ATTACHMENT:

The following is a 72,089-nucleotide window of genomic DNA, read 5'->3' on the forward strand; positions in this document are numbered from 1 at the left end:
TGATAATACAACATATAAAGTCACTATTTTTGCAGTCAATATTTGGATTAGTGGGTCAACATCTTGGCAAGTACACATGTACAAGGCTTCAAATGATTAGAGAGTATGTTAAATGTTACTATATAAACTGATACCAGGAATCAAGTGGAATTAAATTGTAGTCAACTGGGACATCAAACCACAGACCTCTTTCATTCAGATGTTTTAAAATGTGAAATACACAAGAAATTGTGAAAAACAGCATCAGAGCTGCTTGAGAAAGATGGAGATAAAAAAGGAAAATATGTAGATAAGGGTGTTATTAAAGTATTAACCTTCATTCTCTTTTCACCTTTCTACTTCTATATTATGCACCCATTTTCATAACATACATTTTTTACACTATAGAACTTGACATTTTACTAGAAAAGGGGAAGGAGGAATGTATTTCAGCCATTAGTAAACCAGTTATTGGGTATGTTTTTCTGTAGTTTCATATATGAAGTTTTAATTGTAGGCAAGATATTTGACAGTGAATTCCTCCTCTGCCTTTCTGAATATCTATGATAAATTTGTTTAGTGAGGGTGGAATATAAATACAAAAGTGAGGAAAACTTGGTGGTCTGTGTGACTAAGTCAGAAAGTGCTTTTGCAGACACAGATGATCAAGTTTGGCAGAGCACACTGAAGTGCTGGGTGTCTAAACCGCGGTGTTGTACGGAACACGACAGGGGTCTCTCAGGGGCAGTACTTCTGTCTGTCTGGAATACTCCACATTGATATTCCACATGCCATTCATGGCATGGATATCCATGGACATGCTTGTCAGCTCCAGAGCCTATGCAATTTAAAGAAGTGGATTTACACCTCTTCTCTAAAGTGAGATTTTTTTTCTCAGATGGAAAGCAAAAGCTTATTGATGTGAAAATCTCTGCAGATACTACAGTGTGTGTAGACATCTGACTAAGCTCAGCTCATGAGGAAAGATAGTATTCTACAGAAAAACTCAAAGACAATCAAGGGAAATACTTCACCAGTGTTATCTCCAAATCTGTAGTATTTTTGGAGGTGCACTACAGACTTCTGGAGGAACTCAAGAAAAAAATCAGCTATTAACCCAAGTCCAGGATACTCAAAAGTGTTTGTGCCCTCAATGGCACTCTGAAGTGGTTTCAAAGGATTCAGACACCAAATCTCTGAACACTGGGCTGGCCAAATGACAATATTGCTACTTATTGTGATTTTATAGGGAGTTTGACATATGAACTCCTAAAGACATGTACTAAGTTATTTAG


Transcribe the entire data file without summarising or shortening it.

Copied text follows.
The following is a 72,089-nucleotide window of genomic DNA, read 5'->3' on the forward strand; positions in this document are numbered from 1 at the left end:
TGATAATACAACATATAAAGTCACTATTTTTGCAGTCAATATTTGGATTAGTGGGTCAACATCTTGGCAAGTACACATGTACAAGGCTTCAAATGATTAGAGAGTATGTTAAATGTTACTATATAAACTGATACCAGGAATCAAGTGGAATTAAATTGTAGTCAACTGGGACATCAAACCACAGACCTCTTTCATTCAGATGTTTTAAAATGTGAAATACACAAGAAATTGTGAAAAACAGCATCAGAGCTGCTTGAGAAAGATGGAGATAAAAAAGGAAAATATGTAGATAAGGGTGTTATTAAAGTATTAACCTTCATTCTCTTTTCACCTTTCTACTTCTATATTATGCACCCATTTTCATAACATACATTTTTTACACTATAGAACTTGACATTTTACTAGAAAAGGGGAAGGAGGAATGTATTTCAGCCATTAGTAAACCAGTTATTGGGTATGTTTTTCTGTAGTTTCATATATGAAGTTTTAATTGTAGGCAAGATATTTGACAGTGAATTCCTCCTCTGCCTTTCTGAATATCTATGATAAATTTGTTTAGTGAGGGTGGAATATAAATACAAAAGTGAGGAAAACTTGGTGGTCTGTGTGACTAAGTCAGAAAGTGCTTTTGCAGACACAGATGATCAAGTTTGGCAGAGCACACTGAAGTGCTGGGTGTCTAAACCGCGGTGTTGTACGGAACACGACAGGGGTCTCTCAGGGGCAGTACTTCTGTCTGTCTGGAATACTCCACATTGATATTCCACATGCCATTCATGGCATGGATATCCATGGACATGCTTGTCAGCTCCAGAGCCTATGCAATTTAAAGAAGTGGATTTACACCTCTTCTCTAAAGTGAGATTTTTTTTCTCAGATGGAAAGCAAAAGCTTATTGATGTGAAAATCTCTGCAGATACTACAGTGTGTGTAGACATCTGACTAAGCTCAGCTCATGAGGAAAGATAGTATTCTACAGAAAAACTCAAAGACAATCAAGGGAAATACTTCACCAGTGTTATCTCCAAATCTGTAGTATTTTTGGAGGTGCACTACAGACTTCTGGAGGAACTCAAGAAAAAAATCAGCTATTAACCCAAGTCCAGGATACTCAAAAGTGTTTGTGCCCTCAATGGCACTCTGAAGTGGTTTCAAAGGATTCAGACACCAAATCTCTGAACACTGGGCTGGCCAAATGACAATATTGCTACTTATTGTGATTTTATAGGGAGTTTGACATATGAACTCCTAAAGACATGTACTAAGTTATTTAG